With sparkling wit and originality, Katie Rose spins a winning tale about a very modern young lady who goes undercover in 1895 New York in search of a missing Thoroughbred — but discovers sizzling passion, maybe even romance instead….
Amateur chemist Mary Lou Finch once blew up her own laboratory — but that was nothing compared to her explosive first meeting with Pierce Thorndike. Mary Lou fibbed outrageously to win the position of governess to Thorndike’s son. In reality, she is hoping to do a little detective work and find the prize racehorse that was stolen from Thorndike’s stable. For Mary Lou’s father has bet every dime he has on Damien’s Curse — and if the horse is not found before the Saratoga races, her family will be ruined.
Mary Lou had planned a strictly scientific investigation … until Pierce’s sexy blue eyes sent a seductive tingling from her head to her toes. Now, as high stakes, pounding hooves, and irresistible kisses sweep Mary Lou away, the novice sleuth races toward an unknown finish — one that puts her in danger of losing her heart, her innocence, and maybe even her life….
Many of the Loveswept Classic romance stories were romantic suspense stories – featuring those strong, dark, intense heroes that had us coming back for more — Mary Lou, as well as, many of those heroines at the time were untouched, how does that play out in today’s romance stories? Is a virgin heroine still practical in 2012? Love to hear your thoughts . . .
With a delightful wit and a delicious talent for the unexpected, Katie Rose tells a sensuous tale of the wicked, wild West and the proper Bostonian there to solve a murder—only to become embroiled in romance.
This isn’t the fate Emily Potter imagined for her long-lost father: gunned down in cold blood in the parlor of his bordello in bawdy, booming Denver. Now the lovely armchair sleuth from the civilized East is determined to unmask the killer, employing the logic of her hero, Sherlock Holmes. Yet Holmes never faced distractions like the Reverend Thomas Hall, who seems unusually interested in the abandoned house of sin—and Emily’s every move.
Emily suspects the “preacher” knows more about gunslingers than the Good Book—and perhaps even something about her father’s murder. All she knows is it’s hard to keep her mind on deduction when Thomas seems intent on seduction. Meanwhile the bordello’s matchmaking ghost insists on providing lessons in feminine wiles. But as logic gives way to passion, Emily forgets to protect both her vulnerable heart—and her life.
Stetsons, Colts and Wranglers, Oh My… + Giveaway!
Stetsons, Colts and Wranglers, Oh My by Suzie Grant
A look into the western romance authors then and now
A little over a hundred years ago the market was saturated with Dime novels where the lonely cowboy rode off into the sunset. And then in 1902 Owen Wilson published The Virginian a lone, chivalrous cowboy who rights wrongs, a romance, and a final gunfight became the standard for the formula Western for the next century.
With the release of The Flame and The Flower by Kathleen E. Woodiwiss, an Avon single title romance paperback, the face of the romance genre changed forever.
Rosemary Roger’s, Sweet Savage Love was released in 1974 and carved out a niche for the American western romance in the industry. She is considered to be one of the founders of the modern historical romance. Every night for a year, Rogers worked to perfect a manuscript that she had written as a child, rewriting it twenty-four times. When her teenage daughter found the manuscript in a drawer, she encouraged her mother to send the manuscript to Avon, which quickly purchased the novel.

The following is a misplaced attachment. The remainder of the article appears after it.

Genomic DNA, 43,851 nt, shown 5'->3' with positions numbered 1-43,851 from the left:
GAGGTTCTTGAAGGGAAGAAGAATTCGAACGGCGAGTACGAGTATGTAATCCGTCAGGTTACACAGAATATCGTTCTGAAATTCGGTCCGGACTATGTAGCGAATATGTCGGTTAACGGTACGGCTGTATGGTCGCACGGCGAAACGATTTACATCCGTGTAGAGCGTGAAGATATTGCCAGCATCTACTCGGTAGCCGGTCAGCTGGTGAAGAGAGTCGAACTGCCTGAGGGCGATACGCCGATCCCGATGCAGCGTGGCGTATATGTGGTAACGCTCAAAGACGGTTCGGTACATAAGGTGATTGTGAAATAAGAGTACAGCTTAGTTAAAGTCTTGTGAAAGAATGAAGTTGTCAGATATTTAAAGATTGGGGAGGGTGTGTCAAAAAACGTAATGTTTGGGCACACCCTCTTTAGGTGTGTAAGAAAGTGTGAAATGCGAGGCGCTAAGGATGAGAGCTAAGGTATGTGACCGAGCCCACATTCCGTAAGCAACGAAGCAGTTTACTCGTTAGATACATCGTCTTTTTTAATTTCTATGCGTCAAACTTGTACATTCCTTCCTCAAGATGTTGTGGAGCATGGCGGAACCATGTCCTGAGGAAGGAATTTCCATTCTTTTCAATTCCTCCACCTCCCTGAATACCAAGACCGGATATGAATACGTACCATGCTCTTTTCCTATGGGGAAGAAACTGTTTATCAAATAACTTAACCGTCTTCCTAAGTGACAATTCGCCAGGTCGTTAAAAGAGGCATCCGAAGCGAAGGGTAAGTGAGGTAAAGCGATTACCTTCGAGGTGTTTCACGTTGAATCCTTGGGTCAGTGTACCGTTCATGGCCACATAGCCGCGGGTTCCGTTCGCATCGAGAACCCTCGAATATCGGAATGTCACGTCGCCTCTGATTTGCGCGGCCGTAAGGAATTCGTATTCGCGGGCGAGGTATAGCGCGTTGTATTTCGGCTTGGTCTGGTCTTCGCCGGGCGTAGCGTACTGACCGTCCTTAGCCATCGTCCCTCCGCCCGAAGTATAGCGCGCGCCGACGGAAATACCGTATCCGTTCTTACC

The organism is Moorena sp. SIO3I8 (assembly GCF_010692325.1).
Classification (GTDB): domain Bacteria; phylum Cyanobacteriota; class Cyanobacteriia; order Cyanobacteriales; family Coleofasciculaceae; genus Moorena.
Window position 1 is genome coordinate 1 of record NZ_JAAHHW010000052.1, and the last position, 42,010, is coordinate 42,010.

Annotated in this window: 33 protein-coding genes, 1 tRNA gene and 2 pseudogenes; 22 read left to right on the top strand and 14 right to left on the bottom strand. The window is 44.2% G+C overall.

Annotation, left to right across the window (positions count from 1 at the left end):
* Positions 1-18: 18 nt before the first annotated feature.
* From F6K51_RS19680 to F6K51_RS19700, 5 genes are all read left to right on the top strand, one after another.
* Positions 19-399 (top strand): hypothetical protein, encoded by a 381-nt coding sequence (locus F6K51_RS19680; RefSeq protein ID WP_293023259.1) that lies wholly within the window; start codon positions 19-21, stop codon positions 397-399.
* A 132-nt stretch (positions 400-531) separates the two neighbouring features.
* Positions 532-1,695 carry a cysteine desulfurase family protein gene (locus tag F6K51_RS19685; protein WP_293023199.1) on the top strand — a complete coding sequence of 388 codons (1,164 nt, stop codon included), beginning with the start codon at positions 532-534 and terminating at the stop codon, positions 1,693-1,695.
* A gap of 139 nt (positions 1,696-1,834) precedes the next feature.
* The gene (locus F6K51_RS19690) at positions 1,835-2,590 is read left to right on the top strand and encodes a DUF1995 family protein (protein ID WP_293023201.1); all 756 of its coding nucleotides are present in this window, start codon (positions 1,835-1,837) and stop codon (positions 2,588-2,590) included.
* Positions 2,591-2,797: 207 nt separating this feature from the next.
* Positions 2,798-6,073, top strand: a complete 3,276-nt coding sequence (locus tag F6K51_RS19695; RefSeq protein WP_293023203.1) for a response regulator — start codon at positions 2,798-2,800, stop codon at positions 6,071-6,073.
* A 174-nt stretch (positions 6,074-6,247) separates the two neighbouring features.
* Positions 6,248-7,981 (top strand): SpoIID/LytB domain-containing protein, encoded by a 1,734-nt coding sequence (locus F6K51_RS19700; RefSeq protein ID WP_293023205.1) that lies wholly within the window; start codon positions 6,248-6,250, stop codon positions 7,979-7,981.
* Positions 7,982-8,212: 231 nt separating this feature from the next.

LaVyrle Spencer worked as a teacher’s aide at Osseo Junior High School. In her thirties, she read Kathleen Woodiwiss’s novel “The Flame and Flower”, which gave her the idea to become a novelist. She decided to try transferring to paper a recurring dream she was having about a story based on her grandmother’s lifestyle on a Minnesota farm. Her story became her first manuscript, “The Fulfillment”, and she sent it to Kathleen Woodiwiss. The bestselling author read the novel and promptly mailed it to her own editor at Avon. The editor purchased the novel, which was published in 1979. She was inducted into the Romance Writers of America Hall of Fame in 1988. She wrote 23 sweet historical and contemporary novels. Published around the world, her works included 12 New York Times Bestsellers, and has won four RITA Awards, 3 Golden Medallion Award and a Minnesota Book Awards. LaVyrle said: “the trademark of my books is mending relationships.”
Linda Howard came on the scene in the early eighties and helped build the genre to what it is today. She cut her teeth on Margaret Mitchell, Robert Ruark, “and anything else that fell into my hands,” she says. Whether she is reading them or writing them, books have long played a profound role in Linda’s life. Linda wrote her first book when she was 10 years old. “Needless to say, it was unpublishable,” she says. “It didn’t even have a title.”
She continued to write fiction, concentrating on romantic stories. “I get bored with politics and murder and mayhem,” she says. She eventually worked up the courage to submit a manuscript for publication. “It made me sick literally, physically ill. It was like putting your naked baby into the mailbox. And I lost 20 pounds waiting to hear from them. I couldn’t eat.” Linda needn’t have worried Silhouette Books bought her manuscript, beginning a career that has lasted years and earned her many awards and letters of praise from adoring fans. She has over 10 million books in print around the world, and has written more than 25 titles.
Western romances grew in popularity over the years. The setting itself is by definition uncivilized and a breeding ground for romantic conflict. Authors like Johanna Lindsey, Diana Palmer, Kat Martin, Elizabeth Lowell tamed the Wild West with overbearing heroes and spunky heroines and created the genre that we now, know and love.